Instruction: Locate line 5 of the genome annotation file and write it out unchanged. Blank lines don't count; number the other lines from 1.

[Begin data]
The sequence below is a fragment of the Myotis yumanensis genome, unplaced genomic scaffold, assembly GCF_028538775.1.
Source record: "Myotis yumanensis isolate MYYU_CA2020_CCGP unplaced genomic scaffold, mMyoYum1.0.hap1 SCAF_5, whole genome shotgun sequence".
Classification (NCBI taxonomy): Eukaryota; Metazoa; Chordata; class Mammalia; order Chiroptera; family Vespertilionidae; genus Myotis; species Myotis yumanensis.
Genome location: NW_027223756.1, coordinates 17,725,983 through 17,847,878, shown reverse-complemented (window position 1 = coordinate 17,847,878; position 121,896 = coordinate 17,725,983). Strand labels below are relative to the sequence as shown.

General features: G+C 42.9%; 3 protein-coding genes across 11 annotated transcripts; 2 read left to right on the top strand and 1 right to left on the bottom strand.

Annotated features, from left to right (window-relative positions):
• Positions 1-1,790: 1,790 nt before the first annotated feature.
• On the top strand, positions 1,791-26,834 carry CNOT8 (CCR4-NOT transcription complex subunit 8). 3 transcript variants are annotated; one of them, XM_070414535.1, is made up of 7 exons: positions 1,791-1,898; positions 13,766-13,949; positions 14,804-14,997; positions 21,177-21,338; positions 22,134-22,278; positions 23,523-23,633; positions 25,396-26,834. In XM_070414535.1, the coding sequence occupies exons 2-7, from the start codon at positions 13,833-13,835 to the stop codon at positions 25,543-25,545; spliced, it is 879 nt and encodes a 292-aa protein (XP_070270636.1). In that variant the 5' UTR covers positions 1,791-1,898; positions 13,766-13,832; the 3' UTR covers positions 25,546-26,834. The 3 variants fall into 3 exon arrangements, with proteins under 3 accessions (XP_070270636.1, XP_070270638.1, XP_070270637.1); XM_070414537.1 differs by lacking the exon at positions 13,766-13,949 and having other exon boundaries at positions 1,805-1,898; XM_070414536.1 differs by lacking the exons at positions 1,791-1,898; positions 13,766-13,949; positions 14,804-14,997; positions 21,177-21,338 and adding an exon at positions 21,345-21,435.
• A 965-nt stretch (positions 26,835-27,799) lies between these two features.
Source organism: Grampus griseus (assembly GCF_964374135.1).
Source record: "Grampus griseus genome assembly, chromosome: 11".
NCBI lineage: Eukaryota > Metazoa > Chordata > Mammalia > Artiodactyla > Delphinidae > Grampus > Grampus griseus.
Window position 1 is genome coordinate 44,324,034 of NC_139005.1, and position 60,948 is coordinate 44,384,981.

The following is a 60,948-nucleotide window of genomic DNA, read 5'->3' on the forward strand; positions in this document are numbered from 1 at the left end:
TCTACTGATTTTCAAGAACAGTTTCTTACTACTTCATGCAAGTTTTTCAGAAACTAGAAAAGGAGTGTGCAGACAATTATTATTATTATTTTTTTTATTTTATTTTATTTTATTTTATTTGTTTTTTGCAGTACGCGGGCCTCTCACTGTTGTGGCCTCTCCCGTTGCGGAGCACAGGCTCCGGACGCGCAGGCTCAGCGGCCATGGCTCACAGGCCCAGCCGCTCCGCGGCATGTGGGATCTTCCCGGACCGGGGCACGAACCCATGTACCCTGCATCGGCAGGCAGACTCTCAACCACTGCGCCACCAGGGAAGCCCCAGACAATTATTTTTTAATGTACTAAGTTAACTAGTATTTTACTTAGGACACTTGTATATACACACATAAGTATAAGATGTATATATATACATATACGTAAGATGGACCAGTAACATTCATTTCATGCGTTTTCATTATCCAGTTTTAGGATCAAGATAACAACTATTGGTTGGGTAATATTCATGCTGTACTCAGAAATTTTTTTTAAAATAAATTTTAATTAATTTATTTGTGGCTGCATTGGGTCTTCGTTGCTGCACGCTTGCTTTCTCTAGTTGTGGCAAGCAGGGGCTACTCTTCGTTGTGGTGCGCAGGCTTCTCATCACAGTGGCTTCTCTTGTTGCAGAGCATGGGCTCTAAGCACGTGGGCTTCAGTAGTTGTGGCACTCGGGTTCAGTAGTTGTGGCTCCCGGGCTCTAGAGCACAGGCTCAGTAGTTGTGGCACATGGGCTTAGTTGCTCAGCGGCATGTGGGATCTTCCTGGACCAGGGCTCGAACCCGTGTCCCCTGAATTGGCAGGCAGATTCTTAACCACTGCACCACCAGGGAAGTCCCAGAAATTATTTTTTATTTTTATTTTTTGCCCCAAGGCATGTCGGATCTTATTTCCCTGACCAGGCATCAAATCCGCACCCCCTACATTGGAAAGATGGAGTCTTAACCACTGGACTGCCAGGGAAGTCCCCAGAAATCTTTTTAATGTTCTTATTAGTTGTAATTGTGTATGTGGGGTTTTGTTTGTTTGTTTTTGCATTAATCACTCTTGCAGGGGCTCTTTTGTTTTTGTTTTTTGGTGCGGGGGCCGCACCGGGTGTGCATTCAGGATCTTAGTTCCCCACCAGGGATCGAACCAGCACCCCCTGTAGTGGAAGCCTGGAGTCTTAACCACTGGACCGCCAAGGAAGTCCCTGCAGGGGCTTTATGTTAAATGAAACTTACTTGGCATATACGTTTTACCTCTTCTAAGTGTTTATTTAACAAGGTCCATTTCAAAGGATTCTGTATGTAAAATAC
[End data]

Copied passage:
General features: G+C 42.9%; 3 protein-coding genes across 11 annotated transcripts; 2 read left to right on the top strand and 1 right to left on the bottom strand.